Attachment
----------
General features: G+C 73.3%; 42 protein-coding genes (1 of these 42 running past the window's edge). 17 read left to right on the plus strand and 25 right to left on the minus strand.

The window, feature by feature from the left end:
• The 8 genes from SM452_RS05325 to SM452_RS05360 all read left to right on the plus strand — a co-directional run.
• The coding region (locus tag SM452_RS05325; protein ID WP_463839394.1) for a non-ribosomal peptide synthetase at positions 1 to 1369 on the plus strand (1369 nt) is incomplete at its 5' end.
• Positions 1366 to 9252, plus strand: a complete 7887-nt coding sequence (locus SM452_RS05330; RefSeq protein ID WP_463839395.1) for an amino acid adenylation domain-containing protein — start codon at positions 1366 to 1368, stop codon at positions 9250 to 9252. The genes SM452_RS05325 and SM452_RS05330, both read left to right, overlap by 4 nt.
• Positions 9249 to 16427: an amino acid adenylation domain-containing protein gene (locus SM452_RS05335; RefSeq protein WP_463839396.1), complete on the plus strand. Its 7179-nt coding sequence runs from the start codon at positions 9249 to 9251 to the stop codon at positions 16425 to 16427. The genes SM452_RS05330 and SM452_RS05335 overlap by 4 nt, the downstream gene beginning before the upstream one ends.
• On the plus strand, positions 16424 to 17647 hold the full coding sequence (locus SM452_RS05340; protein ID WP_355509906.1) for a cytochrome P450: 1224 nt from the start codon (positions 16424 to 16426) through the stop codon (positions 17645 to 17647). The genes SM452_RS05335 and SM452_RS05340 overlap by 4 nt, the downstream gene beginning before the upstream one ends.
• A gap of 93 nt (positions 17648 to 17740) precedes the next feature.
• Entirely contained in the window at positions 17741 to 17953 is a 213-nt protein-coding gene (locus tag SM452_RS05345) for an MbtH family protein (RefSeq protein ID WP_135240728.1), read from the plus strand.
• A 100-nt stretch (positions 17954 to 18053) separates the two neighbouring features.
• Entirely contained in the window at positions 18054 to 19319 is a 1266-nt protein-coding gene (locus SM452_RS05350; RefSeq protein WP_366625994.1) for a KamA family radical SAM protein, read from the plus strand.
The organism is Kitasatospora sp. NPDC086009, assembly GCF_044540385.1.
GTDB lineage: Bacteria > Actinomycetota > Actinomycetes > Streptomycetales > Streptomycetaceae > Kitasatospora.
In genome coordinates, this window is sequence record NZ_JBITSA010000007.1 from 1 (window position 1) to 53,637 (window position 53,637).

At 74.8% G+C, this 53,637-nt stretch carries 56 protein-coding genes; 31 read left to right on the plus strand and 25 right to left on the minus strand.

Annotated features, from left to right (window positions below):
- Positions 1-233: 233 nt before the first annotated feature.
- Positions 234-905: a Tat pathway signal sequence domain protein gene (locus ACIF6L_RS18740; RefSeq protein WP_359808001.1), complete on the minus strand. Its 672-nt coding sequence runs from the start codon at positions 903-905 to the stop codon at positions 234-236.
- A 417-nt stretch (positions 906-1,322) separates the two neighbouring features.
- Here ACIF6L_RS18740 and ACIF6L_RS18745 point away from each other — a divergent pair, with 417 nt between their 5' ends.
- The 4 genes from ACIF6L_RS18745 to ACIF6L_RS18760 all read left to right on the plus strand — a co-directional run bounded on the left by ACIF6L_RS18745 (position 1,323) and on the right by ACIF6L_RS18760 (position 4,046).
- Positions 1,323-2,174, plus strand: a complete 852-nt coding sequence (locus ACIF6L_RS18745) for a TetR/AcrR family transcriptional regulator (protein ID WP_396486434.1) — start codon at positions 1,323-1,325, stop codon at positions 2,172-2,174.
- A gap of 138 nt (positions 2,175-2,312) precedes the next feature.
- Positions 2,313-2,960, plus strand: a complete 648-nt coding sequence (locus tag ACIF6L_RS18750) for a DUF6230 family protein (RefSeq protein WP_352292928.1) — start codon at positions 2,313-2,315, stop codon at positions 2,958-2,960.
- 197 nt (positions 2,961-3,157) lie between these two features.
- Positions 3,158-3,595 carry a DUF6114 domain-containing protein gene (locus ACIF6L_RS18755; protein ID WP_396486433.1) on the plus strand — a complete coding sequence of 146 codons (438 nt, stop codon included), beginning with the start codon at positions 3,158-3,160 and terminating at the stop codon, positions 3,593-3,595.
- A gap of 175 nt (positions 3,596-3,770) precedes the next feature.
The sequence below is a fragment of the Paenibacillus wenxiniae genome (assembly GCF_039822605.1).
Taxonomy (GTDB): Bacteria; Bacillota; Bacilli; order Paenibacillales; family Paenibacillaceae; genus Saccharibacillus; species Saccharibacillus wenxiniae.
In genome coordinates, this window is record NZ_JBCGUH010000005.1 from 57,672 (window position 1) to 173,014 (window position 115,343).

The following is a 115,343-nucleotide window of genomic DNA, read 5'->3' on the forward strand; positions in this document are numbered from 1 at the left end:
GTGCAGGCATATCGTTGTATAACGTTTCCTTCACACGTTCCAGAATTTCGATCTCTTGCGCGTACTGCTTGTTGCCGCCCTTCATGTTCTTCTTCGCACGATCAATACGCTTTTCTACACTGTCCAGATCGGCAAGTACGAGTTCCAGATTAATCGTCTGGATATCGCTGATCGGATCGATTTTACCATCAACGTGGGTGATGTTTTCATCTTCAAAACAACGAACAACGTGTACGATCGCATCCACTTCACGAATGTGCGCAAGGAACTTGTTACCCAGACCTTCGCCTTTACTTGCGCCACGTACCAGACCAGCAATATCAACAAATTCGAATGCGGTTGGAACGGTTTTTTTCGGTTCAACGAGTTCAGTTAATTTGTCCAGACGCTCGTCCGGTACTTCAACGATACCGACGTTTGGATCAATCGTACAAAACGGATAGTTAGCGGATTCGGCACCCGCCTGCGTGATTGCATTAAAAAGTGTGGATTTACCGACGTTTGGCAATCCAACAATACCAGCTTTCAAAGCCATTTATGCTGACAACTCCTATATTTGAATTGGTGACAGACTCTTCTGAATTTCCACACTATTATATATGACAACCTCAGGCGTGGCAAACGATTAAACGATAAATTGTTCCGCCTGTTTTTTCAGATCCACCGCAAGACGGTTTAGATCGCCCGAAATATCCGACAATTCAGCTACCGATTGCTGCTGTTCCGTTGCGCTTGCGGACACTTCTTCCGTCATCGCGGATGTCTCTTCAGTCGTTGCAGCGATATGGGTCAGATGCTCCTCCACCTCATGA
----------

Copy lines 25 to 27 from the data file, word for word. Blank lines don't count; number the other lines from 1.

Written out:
- 197 nt (positions 2,961-3,157) lie between these two features.
- Positions 3,158-3,595 carry a DUF6114 domain-containing protein gene (locus ACIF6L_RS18755; protein ID WP_396486433.1) on the plus strand — a complete coding sequence of 146 codons (438 nt, stop codon included), beginning with the start codon at positions 3,158-3,160 and terminating at the stop codon, positions 3,593-3,595.
- A gap of 175 nt (positions 3,596-3,770) precedes the next feature.